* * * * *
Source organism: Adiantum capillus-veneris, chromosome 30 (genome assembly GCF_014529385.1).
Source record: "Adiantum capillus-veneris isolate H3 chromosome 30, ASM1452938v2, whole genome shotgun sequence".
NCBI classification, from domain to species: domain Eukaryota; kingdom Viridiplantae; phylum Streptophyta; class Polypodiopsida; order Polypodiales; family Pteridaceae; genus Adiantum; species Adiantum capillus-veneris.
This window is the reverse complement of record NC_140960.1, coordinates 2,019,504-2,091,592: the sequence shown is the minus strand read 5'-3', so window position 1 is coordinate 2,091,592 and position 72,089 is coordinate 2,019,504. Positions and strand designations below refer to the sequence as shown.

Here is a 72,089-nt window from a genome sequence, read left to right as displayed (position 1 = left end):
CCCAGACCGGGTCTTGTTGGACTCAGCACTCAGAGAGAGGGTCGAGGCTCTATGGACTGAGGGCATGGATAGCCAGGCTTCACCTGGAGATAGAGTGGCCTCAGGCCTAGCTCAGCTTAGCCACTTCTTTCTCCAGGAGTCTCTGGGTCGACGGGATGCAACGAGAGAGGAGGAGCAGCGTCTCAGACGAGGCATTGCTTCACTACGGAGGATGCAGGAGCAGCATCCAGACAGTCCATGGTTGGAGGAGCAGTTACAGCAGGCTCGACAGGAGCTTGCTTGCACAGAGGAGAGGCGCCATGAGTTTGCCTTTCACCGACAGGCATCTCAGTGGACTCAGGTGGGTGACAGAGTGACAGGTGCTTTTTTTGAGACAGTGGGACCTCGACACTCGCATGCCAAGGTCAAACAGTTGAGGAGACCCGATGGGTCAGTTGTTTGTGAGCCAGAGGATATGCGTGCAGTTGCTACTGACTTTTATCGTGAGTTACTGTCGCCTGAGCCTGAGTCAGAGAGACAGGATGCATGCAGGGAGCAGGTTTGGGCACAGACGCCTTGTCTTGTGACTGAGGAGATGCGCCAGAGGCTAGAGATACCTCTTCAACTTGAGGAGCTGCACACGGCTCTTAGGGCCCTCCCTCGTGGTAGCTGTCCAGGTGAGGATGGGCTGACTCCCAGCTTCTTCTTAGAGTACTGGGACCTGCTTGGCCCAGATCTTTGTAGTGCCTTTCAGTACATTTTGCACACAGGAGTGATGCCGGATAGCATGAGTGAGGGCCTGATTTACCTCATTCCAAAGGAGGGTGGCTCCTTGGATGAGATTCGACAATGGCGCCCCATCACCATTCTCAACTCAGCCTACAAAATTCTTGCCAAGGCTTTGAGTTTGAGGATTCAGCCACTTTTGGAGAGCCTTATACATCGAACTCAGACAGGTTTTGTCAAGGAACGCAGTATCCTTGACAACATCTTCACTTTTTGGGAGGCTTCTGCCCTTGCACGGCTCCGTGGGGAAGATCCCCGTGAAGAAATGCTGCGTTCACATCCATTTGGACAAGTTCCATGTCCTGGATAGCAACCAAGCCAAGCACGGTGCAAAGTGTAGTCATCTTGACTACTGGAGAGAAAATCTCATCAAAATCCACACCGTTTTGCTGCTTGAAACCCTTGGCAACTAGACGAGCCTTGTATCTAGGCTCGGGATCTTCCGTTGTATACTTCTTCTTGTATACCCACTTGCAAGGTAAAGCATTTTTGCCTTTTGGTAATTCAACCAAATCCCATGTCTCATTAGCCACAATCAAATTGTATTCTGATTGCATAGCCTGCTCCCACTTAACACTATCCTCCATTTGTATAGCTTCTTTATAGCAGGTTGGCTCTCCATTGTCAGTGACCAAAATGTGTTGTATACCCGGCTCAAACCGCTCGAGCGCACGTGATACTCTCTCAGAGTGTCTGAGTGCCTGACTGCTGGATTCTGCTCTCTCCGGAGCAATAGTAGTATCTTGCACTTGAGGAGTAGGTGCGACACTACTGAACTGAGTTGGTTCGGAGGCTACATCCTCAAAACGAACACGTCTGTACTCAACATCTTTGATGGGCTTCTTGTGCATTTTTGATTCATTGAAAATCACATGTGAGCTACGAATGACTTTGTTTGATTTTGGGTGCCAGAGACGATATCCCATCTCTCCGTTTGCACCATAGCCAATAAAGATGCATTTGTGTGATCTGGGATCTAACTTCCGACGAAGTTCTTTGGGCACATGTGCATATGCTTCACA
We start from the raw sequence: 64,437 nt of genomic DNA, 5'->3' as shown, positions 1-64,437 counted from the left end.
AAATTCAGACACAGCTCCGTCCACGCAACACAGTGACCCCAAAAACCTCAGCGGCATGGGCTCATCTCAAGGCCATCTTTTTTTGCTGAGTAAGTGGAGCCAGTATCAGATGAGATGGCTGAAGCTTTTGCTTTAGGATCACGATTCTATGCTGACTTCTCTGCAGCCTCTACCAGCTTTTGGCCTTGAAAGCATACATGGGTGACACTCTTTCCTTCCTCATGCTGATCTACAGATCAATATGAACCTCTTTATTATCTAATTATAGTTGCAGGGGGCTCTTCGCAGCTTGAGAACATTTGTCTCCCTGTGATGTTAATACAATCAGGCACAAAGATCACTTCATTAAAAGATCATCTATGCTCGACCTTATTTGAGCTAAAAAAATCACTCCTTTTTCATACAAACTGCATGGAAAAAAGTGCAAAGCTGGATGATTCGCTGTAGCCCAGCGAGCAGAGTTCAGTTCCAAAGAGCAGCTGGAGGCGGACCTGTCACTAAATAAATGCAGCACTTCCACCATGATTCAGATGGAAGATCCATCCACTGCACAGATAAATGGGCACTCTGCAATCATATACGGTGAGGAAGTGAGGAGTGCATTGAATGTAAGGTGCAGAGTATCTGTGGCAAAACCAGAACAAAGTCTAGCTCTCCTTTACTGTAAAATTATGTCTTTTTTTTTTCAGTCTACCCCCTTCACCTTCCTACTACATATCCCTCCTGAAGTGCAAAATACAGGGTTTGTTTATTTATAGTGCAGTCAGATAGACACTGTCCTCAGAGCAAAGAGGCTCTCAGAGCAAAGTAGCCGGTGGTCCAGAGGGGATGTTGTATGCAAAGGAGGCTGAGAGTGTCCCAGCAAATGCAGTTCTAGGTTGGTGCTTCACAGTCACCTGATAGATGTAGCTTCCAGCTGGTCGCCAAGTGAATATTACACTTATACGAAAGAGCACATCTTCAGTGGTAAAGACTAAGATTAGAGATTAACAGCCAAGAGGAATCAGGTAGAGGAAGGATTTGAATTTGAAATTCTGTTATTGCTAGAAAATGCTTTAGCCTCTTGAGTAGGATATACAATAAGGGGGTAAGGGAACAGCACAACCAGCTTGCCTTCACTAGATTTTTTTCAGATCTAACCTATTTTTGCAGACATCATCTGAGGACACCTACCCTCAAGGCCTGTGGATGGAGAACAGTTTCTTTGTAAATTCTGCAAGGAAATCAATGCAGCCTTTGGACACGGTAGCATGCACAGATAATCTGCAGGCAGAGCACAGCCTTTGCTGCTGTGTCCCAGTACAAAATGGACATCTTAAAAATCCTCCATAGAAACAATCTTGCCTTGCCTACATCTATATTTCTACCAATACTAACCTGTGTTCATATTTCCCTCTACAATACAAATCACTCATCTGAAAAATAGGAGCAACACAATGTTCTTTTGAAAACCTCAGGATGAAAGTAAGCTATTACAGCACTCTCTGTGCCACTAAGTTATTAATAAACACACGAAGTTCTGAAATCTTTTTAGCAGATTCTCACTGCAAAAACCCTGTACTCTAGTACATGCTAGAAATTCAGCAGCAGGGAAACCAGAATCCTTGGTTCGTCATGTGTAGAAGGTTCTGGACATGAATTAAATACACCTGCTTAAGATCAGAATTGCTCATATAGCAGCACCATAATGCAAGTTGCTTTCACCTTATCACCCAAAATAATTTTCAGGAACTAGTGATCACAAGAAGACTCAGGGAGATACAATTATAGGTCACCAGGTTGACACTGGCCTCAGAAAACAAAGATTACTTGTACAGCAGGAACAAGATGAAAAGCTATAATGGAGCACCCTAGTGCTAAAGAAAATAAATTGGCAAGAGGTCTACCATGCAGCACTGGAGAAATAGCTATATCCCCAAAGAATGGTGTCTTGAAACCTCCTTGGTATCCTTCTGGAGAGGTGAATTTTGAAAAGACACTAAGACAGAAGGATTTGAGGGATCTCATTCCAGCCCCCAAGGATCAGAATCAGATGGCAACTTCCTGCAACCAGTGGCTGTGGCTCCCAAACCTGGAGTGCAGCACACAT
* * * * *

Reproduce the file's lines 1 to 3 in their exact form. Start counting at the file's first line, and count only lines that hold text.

Source organism: Adiantum capillus-veneris, chromosome 30 (genome assembly GCF_014529385.1).
Source record: "Adiantum capillus-veneris isolate H3 chromosome 30, ASM1452938v2, whole genome shotgun sequence".
NCBI classification, from domain to species: domain Eukaryota; kingdom Viridiplantae; phylum Streptophyta; class Polypodiopsida; order Polypodiales; family Pteridaceae; genus Adiantum; species Adiantum capillus-veneris.